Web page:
This is the fifth in my series of posts about the Sec. 965 Transition Tax and whether/how it applies to the small business corporations owned by tax paying residents of other countries (who may also have U.S. citizenship). These small business corporations are in no way “foreign”. They are certainly “local” to the resident of another country who just happens to have the misfortune of being a U.S. citizen.
The purpose of this post is to argue that (as applied to those who do not live in the United States) the transition tax is very similar to the OVDP (“Offshore Voluntary Disclosure Programs”) which are discussed here. Some of my initial thoughts (December 2017) were captured in the post referenced in the following tweet:
Is April 15, 2018 "Your last best chance to comply with the @USTransitionTax? I put the following phrase into google: "OVDI Your last best chance to come into compliance" You won't believe what/who turned up! https://t.co/fUe0YrqA0n
— John Richardson – lawyer for "U.S. persons" abroad (@ExpatriationLaw) March 11, 2018
Seven Reasons Why The U.S. Transition Tax as applied to “nonresidents” is similar to the “Offshore Voluntary Disclosure Program As Applied To “Nonresidents”. In both cases there are benefits to Homeland Americans and extreme detriments to “nonresidents”. These detriments amount to a punishment for living outside the United States and becoming a “tax resident” of another country. Continue reading →
#OVDP: Reactions from the “tax compliance community” (and others who tweeted) to the termination of OVDP
(Note: For the purposes of this post I will use the terms “OVDP” and “OVDI” interchangeably. Each term describes a specific example of one of the “OVDP era” programs, as it existed at a specific point in time. A particularly good analysis of the evolution of the “OVDP era” programs is found here – of interest only to those who want to “OVDP Historians“!) #OVDP Tweets
The Internal Revenue Service today announced it will begin to ramp down the 2014 Offshore Voluntary Disclosure Program (OVDP) and close the program on Sept. 28, 2018. By alerting taxpayers now, the IRS intends that any U.S. taxpayers with undisclosed foreign financial assets have time to use the OVDP before the program closes.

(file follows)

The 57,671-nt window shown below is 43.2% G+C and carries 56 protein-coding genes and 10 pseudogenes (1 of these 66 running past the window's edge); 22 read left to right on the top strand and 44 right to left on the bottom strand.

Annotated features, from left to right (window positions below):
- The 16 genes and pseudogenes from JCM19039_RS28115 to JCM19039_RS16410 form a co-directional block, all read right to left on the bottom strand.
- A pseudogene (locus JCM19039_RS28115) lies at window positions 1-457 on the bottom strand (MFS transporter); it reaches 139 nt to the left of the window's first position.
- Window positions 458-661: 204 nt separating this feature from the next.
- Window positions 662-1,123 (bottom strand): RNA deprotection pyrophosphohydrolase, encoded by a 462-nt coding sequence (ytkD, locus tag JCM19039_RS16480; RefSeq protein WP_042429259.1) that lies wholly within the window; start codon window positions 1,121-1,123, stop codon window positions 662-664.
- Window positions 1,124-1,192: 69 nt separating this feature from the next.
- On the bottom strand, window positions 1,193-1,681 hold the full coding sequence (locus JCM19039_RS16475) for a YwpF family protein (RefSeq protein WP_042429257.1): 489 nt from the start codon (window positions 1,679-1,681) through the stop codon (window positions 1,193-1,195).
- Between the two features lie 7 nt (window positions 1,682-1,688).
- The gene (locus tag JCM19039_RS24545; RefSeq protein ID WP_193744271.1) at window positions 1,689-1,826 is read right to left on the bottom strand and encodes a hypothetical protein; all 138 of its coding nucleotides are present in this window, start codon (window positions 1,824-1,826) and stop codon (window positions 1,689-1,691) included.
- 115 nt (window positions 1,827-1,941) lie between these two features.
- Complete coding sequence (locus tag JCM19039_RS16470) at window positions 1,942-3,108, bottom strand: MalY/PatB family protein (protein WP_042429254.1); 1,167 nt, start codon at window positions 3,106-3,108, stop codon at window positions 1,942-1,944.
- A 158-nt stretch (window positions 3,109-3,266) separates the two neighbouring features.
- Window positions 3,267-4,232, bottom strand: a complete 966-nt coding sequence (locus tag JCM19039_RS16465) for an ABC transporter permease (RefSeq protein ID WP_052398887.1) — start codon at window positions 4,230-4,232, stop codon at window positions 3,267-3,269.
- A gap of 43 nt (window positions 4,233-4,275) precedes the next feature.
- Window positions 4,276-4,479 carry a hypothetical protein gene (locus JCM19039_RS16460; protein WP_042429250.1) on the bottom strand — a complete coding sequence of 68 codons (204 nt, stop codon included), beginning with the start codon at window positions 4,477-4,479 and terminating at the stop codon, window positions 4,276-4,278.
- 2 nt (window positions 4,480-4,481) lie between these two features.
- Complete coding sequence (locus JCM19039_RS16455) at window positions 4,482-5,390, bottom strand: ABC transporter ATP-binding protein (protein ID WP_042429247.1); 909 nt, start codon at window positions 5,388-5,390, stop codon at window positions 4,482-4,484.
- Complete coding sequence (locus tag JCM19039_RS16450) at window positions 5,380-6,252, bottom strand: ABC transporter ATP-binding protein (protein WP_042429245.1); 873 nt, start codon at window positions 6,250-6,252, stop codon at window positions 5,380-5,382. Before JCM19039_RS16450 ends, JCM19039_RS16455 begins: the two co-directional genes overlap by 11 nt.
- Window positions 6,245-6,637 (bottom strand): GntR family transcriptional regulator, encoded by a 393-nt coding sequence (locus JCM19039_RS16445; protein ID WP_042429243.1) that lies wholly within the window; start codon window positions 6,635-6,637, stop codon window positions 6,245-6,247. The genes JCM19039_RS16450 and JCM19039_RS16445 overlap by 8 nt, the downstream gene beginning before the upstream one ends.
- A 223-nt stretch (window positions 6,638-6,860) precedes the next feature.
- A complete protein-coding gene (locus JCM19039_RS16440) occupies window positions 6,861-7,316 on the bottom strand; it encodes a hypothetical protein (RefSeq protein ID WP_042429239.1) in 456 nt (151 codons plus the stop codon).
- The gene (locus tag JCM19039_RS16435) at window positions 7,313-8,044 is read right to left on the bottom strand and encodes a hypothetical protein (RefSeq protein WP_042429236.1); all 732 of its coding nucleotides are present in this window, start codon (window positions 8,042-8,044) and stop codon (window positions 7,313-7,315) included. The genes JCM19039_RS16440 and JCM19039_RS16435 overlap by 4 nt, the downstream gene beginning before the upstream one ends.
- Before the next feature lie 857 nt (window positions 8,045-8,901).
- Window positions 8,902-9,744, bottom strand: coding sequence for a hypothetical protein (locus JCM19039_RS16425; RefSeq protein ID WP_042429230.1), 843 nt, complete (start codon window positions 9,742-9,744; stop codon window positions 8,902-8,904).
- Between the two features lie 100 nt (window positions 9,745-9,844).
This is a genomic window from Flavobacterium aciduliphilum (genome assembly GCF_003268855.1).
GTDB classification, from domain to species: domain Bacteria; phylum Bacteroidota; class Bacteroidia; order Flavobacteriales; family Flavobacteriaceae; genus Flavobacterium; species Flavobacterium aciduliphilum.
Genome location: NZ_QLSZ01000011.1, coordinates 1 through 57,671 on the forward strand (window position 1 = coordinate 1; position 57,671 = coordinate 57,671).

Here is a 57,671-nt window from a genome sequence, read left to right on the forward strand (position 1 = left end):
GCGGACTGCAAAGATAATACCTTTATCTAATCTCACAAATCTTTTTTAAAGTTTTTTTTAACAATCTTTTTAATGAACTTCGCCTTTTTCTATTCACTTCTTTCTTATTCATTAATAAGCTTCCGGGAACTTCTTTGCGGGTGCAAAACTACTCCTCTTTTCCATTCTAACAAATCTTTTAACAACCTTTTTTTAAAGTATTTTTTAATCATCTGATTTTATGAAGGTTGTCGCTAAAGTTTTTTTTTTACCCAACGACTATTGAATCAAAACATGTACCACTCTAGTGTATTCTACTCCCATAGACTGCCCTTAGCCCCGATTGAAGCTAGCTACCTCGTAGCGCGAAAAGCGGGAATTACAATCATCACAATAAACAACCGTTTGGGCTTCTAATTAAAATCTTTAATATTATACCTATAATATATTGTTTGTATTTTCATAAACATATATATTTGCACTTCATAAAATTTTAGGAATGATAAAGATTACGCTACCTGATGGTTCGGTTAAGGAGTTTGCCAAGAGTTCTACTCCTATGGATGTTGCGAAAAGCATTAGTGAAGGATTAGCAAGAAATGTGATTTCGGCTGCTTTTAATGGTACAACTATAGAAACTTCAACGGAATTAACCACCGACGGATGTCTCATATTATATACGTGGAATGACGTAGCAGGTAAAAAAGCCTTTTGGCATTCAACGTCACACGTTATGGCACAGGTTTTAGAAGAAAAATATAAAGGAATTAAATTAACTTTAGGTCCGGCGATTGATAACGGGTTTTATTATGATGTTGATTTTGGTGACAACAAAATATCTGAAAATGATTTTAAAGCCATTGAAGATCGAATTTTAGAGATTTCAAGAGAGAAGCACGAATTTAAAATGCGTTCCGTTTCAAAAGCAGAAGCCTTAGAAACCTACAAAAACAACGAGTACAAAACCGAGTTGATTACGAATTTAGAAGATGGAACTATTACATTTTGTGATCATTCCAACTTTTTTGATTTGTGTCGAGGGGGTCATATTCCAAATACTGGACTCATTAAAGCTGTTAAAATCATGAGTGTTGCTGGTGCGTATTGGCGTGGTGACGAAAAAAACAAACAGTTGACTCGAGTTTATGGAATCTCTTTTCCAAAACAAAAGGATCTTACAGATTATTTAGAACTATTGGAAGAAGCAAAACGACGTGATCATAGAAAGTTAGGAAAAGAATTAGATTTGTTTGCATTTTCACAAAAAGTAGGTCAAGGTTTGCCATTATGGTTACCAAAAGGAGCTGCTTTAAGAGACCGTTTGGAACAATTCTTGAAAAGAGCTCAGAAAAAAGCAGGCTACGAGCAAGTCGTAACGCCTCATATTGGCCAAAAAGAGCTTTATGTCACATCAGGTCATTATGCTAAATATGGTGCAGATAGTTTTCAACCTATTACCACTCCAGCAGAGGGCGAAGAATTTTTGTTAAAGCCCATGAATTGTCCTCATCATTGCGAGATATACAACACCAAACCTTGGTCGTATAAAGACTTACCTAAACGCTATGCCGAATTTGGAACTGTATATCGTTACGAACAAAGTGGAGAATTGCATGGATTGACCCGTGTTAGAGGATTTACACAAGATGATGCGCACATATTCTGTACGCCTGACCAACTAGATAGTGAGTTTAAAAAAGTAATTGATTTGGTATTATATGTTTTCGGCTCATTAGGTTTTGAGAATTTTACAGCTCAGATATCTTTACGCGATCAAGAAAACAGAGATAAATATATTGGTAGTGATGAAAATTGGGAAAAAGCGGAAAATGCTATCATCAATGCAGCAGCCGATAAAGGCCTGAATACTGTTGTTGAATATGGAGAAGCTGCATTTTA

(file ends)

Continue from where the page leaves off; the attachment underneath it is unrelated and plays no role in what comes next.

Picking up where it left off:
“Taxpayers have had several years to come into compliance with U.S. tax laws under this program,” said Acting IRS Commissioner David Kautter. “All along, we have been clear that we would close the program at the appropriate time, and we have reached that point. Those who still wish to come forward have time to do so.”
Since the OVDP’s initial launch in 2009, more than 56,000 taxpayers have used one of the programs to comply voluntarily. All told, those taxpayers paid a total of $11.1 billion in back taxes, interest and penalties. The planned end of the current OVDP also reflects advances in third-party reporting and increased awareness of U.S. taxpayers of their offshore tax and reporting obligations.
I have heard it said:
The good thing about bad things is that they come to an end.
The bad thing about good things is that they come to an end. Continue reading →
Why the Arthur Bedrosian meeting with Mr. FBAR is important Synopsis:
The Bedrosian FBAR case is an incredibly important victory for taxpayers. Judge Baylson first ruled that FBAR “willfulness” in the “civil” context did NOT require knowledge that filing an FBAR was a legal duty (the criminal standard). He then ruled that Mr. Bedrosian’s failure to report the account was a form of negligence that did NOT meet the required standard of “willfulness”. Perhaps the message is: The failure to file an FBAR will be “willful”, if the circumstances of the failure, were evidence of conduct that the FBAR statute was designed to punish.
In other words, it is possible to know about Mr. FBAR, fail to file Mr. FBAR and NOT be “willful”! The “Readers Digest” Version … The Bad …